Next they conducted a 4-task individual test for 104 dog & owner pairs, with a female experimenter present. (1)”Spontaneous activity.” Dog on leash with owner [not giving any commands] for 1 minute. [How many leg movements did the dog make?] (2)”Separation & play.” With owner “hiding” behind a nearby tree & dog tied to another tree, the experimenter tries to engage the dog in a game of tug-of-war. [How active was the dog?] (3)”Lying on the side.” Owner commands the dog to lie down, then has it lie on its side for 30 seconds. [Does the dog obey?] (4)”Approaching the owner.” While experimenter holds the dog on a leash, the owner “hides” behind a tree. Then the dog is let off the leash and given the command “Go!” back to the owner. Now, get a load of this! The more quickly the dog returns to its owner, the more “ADHD” it is! Seriously.

Who knew the Hungarians placed such a premium on taking your sweet time when summoned by “the boss”?

Ooh! So, would they then predict that wolves [with an even lower frequency of the TH gene] would return to their pack leader even faster than our dog Lili? [Which I would have thought had survival value…] Wolves must be “ADHD” as all getout.

Notice that nowhere in the study was “Sitting on command” assessed.

May I suggest that you henceforth take the “Science News” section of the WaPo with a grain of salt? As they sing in Porgy & Bess, “It ain’t necessarily so.”

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Filed under ethology, murky research, sharks and jets

“Road Dogs”

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“If anybody ever asks us well let’s just tell them that we met in jail.” Recovery by Frank Turner

Elmore Leonard, who wrote Road Dogs in 2009, and died last week, has been my metaphorical Road Dog since 1982, when I left the Navy & moved with my husband Chris back to his hometown, the ritzy [but claustrophobically non-coastal] suburban Detroit town of Birmingham, MI. Back then Leonard himself was still living a few miles East in humble Clawson, MI, and having his trademark “loveable rascal” characters conflate Birmingham & the even ritzier Bloomfield Hills, referring to their denizens as “Bloomingham pukes.” I used to do my grocery shopping over at the Clawson Farmer Jack, hoping to spot my spirit guide Leonard in the liquor aisle, stocking up on Jack Daniels. Never had a sighting, but I took comfort from the fact that of all the places he could afford to live, he chose to stay put: “Hey, my grandkids live here,” he used to say. If Oakland Country was cool enough for “Dutch,” then I could do better with my time spent there, than “just making do and muddling through” [to quote from another Frank Turner song, The Way I Tend to Be]. The young British singer/songwriter Frank Turner is another metaphorical Road Dog for me.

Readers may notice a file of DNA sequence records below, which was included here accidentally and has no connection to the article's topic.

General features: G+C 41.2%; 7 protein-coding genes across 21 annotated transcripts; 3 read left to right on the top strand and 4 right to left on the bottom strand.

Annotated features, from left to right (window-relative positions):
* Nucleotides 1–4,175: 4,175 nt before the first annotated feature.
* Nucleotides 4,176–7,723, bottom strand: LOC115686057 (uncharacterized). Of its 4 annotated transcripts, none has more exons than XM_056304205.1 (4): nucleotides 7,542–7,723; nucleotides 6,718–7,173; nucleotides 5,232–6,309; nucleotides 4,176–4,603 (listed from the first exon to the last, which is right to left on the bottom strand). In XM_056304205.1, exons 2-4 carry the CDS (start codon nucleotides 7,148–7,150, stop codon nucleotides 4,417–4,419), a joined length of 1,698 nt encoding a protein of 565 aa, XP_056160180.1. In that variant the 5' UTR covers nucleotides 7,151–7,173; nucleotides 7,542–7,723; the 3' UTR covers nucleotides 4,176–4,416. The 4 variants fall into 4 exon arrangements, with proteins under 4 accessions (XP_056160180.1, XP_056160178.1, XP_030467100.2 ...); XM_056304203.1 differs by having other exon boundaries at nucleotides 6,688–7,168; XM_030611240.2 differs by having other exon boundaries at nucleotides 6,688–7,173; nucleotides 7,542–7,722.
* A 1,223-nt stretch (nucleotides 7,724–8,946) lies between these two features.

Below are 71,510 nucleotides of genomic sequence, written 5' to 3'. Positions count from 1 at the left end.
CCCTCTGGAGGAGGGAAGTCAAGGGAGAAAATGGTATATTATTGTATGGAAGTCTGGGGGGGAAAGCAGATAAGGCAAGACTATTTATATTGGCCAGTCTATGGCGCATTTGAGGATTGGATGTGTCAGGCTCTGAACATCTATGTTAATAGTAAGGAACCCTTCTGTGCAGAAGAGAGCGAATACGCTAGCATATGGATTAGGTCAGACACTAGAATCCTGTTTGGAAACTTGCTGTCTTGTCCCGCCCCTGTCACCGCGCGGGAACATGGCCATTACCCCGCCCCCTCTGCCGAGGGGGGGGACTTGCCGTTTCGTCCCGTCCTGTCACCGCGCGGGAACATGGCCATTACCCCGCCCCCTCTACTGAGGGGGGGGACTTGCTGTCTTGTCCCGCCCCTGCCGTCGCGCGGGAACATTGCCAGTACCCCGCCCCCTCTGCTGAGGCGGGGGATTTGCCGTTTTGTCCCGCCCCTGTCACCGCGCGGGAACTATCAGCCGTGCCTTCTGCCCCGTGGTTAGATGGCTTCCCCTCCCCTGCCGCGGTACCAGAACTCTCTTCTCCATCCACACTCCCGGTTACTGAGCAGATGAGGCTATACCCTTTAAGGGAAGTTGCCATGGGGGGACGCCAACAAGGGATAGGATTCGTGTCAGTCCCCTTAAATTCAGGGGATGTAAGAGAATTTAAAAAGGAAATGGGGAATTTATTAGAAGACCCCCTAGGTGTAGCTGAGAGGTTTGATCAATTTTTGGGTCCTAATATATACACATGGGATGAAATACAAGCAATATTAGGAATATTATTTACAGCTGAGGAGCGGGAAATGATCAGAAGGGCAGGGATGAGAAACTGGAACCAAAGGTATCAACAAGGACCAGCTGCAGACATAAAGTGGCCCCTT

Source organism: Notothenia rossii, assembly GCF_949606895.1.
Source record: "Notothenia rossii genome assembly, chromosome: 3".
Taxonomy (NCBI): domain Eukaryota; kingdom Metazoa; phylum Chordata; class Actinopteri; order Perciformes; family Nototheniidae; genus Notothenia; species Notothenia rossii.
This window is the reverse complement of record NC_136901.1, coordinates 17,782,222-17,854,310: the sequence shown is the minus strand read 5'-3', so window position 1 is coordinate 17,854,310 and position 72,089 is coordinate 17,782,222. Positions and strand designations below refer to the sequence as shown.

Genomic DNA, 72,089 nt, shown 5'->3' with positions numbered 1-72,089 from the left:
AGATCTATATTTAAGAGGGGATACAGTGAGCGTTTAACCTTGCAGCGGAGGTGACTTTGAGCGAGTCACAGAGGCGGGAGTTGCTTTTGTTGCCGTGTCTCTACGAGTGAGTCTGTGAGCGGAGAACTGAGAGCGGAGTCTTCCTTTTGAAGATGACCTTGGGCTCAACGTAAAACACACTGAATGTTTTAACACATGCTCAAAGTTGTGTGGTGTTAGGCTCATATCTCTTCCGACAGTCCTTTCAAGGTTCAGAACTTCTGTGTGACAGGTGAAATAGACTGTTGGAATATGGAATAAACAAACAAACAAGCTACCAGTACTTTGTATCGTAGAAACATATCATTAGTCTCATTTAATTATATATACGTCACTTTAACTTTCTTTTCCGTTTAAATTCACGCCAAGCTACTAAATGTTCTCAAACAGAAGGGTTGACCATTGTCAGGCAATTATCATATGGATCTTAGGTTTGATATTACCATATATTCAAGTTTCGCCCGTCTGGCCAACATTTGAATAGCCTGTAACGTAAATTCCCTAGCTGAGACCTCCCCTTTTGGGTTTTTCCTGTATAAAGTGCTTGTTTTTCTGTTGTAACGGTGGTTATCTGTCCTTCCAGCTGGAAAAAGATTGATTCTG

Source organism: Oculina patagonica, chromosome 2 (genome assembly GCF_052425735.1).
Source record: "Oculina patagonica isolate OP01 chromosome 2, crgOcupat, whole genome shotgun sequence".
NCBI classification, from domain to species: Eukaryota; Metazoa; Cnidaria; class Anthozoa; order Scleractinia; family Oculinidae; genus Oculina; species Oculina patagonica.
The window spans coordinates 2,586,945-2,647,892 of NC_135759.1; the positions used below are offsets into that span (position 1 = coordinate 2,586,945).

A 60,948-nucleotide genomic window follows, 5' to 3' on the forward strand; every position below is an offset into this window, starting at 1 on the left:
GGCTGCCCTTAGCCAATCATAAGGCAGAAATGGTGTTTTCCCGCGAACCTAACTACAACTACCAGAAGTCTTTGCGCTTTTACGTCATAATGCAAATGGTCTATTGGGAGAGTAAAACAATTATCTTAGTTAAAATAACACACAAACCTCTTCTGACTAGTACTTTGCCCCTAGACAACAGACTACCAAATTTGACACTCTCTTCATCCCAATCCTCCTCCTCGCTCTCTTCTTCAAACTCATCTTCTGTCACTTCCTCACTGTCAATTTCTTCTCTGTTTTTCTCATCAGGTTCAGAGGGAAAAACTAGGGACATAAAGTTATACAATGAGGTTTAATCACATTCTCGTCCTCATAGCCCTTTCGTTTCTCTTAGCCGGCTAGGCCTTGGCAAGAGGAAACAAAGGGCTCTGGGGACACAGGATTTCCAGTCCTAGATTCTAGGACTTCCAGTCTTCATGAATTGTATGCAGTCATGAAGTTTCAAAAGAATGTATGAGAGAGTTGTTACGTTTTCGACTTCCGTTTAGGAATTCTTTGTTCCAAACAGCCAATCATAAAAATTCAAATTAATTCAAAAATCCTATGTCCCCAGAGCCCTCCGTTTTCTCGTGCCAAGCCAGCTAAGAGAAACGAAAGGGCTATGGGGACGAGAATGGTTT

The original meaning of the term, as portrayed in Leonard’s novel, is two people who meet in jail and agree to protect each other from the predations of the other inmates. The social contract of “I got your back, forever, man, no matter what,” is only a Socratic ideal, impossible to keep in real life; and only one “partner” can be the alpha dog…at any given time. Part of the fun of the novel is tracking the shifts in the power subtext between Jack Foley & Cundo Rey. Won’t tell you who winds up top dog. Buy the book.

And that’s the social contract between me & Elmore Leonard [and me & Frank Turner]. Their upbeat, offbeat take(s) on life keep(s) my morale up; and my big-upping them to friends [& readers of this blog] keeps their sales numbers up. What my two Road Dogs have in common is an unflinching, sarcastically funny acknowledgement of aggressive impulses: Leonard through his fictional characters, and Turner though his autobiographical songs. They own the wolf.  They make you want to invite it in and try to tame it.  One of Leonard’s recent books, for children, A Coyote’s in the House, is so popular that it is out-of-stock @ Amazon.

Just when we finally got out of Birmingham to move back East in 2000, Elmore Leonard moved across the street from our neighborhood, into Bloomfield Township [not to be confused with Bloomfield Hills, settle down]. His funeral was held at the Holy Family Catholic Church in Birmingham; but his wake was at a funeral home in Clawson. Just in case anyone thought he had sold out and become a “Bloomingham puke.”

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Here’s our coyote-looking one-year-old Emmy, with her new Road Dog, 8-month-old Bentley. They meet in our yard most afternoons, to sort out who’s alpha.

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Filed under aggression happens, power subtext, sharks and jets